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How Malaria Could Spiral Out of Control in Zimbabwe Due to Climate Change

A Culex quinquefasciatus mosquito on a human finger. The Culex quinquefasciatus mosquito is proven to be a vector associated with transmission of the West Nile Virus.  (Image: Reuters)

A Culex quinquefasciatus mosquito on a human finger. The Culex quinquefasciatus mosquito is proven to be a vector associated with transmission of the West Nile Virus. (Image: Reuters)

Recently, malaria has been recorded causing a severe outbreak in parts of Chimanimani, which lies on the eastern border with Mozambique. This outbreak is considered to be a result of warmer temperatures due to climate change.

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The monsoon has hit hard on many parts of the world, with Africa and Asia suffering the most from Mosquito-borne diseases. As anecdotal evidence suggest, climate change is having an impact on the spread of malaria in Zimbabwe. Recently, malaria has been recorded causing a severe outbreak in parts of Chimanimani, which lies on the eastern border with Mozambique. This outbreak is considered to be a result of warmer temperatures due to climate change. In fact, it has been speculated that in the next 60 years, the Malaria incidences can double.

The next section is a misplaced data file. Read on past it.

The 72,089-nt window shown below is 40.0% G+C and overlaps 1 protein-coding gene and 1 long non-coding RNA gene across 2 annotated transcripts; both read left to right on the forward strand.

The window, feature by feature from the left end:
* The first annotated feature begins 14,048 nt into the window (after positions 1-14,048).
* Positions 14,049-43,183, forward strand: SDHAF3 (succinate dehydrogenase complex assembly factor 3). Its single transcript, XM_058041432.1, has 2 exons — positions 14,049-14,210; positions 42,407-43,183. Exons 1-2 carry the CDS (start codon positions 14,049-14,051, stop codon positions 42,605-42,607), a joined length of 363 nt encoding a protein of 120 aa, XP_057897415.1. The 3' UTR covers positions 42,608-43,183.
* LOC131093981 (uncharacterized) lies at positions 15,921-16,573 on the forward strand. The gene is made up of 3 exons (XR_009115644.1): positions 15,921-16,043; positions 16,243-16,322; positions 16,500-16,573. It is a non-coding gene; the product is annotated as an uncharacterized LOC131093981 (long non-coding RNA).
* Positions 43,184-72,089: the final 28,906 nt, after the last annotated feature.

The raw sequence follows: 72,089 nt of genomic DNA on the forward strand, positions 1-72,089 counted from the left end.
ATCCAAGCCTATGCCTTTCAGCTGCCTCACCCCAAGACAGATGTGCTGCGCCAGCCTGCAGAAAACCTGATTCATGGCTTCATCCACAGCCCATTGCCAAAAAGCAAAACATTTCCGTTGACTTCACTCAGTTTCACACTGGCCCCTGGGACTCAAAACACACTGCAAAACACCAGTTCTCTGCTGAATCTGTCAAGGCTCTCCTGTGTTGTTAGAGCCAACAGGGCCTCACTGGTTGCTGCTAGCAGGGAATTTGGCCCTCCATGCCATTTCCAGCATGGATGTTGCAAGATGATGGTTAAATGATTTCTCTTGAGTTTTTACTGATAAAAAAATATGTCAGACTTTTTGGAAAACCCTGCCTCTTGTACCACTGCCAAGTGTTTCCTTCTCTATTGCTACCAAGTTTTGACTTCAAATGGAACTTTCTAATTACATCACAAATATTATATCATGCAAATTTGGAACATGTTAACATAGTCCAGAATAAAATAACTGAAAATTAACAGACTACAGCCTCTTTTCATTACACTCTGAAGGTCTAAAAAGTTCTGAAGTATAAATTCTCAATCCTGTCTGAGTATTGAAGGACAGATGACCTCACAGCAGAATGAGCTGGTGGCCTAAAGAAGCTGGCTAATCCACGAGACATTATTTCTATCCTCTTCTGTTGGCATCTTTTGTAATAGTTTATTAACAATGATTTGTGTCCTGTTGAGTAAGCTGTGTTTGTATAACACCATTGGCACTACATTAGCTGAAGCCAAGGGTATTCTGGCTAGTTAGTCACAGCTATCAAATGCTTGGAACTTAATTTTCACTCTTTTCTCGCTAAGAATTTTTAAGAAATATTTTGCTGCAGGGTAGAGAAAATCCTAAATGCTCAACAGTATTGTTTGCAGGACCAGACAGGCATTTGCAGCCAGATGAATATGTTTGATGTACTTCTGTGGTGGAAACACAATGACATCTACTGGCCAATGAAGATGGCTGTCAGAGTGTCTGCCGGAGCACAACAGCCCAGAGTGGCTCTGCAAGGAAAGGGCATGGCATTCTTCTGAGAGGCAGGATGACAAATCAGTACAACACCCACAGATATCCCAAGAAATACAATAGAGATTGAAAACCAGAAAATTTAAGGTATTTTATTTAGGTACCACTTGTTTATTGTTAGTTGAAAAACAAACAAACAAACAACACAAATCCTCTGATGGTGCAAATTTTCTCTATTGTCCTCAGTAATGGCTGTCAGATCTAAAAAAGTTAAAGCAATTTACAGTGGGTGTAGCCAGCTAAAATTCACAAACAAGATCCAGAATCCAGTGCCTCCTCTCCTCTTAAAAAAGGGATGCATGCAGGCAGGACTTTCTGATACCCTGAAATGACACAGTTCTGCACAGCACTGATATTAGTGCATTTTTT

According to the UN’s expert panel on climate change, the rising global temperatures have contributed in multiplying the risk of malaria in tropical countries like Zimbabwe and Mozambique. While malaria has been an old enemy, it has found a new way to propagate. The panel, in its Fifth Assessment Report, said that it expects cases of malaria in regions like Chimanimani, already a hotspot, to double by 2080. It also mentioned that this may lead to expansion of malaria cases to new areas that are currently malaria-free.

Climate change has caused problems in the areas of Zimbabwe that are already malaria-prone areas. This is because warmer temperatures create fertile breeding conditions for the malaria-carrier, Anopheles mosquito. A report in the journal Nature Climate Change back in 2013 also spoke about how the rising temperature has led to the growth of hundreds of dangerous pests and pathogens.

Out of these, insects like mosquitoes spread quicker than others. They increase their range by tens of kilometres a year due to climate change.

The areas that are affected by the climate change are Rushinga, Muzarabani, Centenary, Mbire, Guruve, Mt Darwin, Mazowe in the Mashonaland Central province, Buhera District of Manicaland province, Triangle and parts of Chipinge’s low lying areas.

There has been evidence to suggest that malaria is already spiraling out of control in Zimbabwe. In fact, there is also a danger of increase in number of malaria cases.

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